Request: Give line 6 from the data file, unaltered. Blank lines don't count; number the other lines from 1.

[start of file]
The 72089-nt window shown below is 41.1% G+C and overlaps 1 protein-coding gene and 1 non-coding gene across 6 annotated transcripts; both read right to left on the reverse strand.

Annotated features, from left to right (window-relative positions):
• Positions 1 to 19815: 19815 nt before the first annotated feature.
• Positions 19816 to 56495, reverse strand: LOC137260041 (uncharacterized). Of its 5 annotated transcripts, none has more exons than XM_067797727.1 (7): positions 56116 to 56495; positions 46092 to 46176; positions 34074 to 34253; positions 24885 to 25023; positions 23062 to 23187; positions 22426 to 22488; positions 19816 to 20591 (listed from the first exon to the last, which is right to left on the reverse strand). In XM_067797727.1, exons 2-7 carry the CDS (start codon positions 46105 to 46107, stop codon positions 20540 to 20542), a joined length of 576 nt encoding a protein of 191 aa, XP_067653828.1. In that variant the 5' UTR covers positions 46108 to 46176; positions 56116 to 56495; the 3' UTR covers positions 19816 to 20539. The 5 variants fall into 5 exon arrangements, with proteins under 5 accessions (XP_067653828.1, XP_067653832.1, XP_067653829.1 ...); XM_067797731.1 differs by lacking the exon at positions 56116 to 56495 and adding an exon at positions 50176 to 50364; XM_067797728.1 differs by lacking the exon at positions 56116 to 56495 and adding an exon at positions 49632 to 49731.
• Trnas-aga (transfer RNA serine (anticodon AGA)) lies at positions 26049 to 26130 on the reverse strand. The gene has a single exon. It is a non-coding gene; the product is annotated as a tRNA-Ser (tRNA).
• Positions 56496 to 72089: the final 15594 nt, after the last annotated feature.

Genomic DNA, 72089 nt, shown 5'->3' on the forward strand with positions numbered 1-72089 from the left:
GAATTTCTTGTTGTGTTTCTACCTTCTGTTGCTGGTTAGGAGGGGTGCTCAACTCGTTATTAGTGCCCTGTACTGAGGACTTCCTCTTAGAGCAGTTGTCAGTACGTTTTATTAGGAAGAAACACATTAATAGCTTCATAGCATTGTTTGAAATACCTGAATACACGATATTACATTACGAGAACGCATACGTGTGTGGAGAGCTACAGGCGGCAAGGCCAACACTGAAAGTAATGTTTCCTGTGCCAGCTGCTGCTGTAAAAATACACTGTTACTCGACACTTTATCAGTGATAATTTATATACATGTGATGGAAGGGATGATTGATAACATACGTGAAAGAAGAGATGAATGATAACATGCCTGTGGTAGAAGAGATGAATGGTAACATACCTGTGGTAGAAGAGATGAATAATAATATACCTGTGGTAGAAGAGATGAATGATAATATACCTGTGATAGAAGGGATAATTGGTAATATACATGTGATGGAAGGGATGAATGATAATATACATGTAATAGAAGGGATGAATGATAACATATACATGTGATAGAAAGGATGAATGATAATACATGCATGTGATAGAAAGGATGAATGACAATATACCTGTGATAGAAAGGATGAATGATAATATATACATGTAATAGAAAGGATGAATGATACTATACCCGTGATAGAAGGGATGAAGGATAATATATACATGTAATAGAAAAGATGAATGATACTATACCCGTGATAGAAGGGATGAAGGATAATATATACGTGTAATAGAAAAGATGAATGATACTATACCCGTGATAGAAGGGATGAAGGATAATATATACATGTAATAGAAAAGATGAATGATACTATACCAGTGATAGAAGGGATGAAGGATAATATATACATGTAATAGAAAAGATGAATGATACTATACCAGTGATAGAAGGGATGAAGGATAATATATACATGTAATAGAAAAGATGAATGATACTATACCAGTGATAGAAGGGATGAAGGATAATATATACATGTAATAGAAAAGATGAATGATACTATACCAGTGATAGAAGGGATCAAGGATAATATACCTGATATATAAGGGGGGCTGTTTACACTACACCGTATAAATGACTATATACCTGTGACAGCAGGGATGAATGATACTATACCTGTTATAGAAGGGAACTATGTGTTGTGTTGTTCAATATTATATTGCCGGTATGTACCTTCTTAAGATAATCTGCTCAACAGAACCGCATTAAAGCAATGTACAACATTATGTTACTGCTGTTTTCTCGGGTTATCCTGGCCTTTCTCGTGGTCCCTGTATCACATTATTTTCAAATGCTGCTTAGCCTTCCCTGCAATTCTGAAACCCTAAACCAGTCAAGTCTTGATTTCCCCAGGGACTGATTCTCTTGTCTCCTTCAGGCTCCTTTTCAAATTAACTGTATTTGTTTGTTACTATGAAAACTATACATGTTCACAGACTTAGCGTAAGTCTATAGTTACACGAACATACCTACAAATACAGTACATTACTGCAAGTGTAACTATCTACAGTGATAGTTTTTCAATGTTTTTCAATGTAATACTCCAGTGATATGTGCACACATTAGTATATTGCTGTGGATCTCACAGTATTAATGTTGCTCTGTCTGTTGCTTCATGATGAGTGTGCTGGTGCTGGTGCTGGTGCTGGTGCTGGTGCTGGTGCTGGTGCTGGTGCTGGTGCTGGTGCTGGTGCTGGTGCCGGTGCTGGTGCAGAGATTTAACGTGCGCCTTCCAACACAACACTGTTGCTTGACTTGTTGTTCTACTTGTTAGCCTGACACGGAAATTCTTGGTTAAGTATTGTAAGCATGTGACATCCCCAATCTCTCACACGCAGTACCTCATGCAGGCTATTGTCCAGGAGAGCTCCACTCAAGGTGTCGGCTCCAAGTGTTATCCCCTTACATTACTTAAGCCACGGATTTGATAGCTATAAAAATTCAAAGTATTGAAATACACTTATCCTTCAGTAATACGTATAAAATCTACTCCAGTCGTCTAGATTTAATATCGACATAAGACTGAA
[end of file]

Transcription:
• Positions 56496 to 72089: the final 15594 nt, after the last annotated feature.